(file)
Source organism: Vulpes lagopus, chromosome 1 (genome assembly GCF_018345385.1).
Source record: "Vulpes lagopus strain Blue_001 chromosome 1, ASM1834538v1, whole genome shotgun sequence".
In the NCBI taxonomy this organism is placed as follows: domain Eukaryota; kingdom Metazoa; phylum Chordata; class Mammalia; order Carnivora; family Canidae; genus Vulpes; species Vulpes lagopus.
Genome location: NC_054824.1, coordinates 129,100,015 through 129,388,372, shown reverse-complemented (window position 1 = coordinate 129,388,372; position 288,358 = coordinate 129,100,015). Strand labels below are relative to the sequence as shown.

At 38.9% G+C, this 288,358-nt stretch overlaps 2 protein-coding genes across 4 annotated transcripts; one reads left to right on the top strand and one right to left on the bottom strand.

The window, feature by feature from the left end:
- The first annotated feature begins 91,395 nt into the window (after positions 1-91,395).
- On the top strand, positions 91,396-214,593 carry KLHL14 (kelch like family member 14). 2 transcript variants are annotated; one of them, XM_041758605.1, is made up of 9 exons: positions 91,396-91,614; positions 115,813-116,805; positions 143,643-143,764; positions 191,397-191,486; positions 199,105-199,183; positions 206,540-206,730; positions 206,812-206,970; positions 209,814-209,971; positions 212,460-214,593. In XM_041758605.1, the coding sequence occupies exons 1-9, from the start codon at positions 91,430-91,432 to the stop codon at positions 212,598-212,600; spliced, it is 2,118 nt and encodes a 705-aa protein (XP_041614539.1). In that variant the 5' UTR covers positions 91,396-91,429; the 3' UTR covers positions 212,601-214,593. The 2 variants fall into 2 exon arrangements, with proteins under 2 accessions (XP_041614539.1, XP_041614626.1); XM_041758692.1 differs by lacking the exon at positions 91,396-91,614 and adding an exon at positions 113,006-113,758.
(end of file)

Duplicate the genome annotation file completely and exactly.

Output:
Source organism: Vulpes lagopus, chromosome 1 (genome assembly GCF_018345385.1).
Source record: "Vulpes lagopus strain Blue_001 chromosome 1, ASM1834538v1, whole genome shotgun sequence".
In the NCBI taxonomy this organism is placed as follows: domain Eukaryota; kingdom Metazoa; phylum Chordata; class Mammalia; order Carnivora; family Canidae; genus Vulpes; species Vulpes lagopus.
Genome location: NC_054824.1, coordinates 129,100,015 through 129,388,372, shown reverse-complemented (window position 1 = coordinate 129,388,372; position 288,358 = coordinate 129,100,015). Strand labels below are relative to the sequence as shown.

At 38.9% G+C, this 288,358-nt stretch overlaps 2 protein-coding genes across 4 annotated transcripts; one reads left to right on the top strand and one right to left on the bottom strand.

The window, feature by feature from the left end:
- The first annotated feature begins 91,395 nt into the window (after positions 1-91,395).
- On the top strand, positions 91,396-214,593 carry KLHL14 (kelch like family member 14). 2 transcript variants are annotated; one of them, XM_041758605.1, is made up of 9 exons: positions 91,396-91,614; positions 115,813-116,805; positions 143,643-143,764; positions 191,397-191,486; positions 199,105-199,183; positions 206,540-206,730; positions 206,812-206,970; positions 209,814-209,971; positions 212,460-214,593. In XM_041758605.1, the coding sequence occupies exons 1-9, from the start codon at positions 91,430-91,432 to the stop codon at positions 212,598-212,600; spliced, it is 2,118 nt and encodes a 705-aa protein (XP_041614539.1). In that variant the 5' UTR covers positions 91,396-91,429; the 3' UTR covers positions 212,601-214,593. The 2 variants fall into 2 exon arrangements, with proteins under 2 accessions (XP_041614539.1, XP_041614626.1); XM_041758692.1 differs by lacking the exon at positions 91,396-91,614 and adding an exon at positions 113,006-113,758.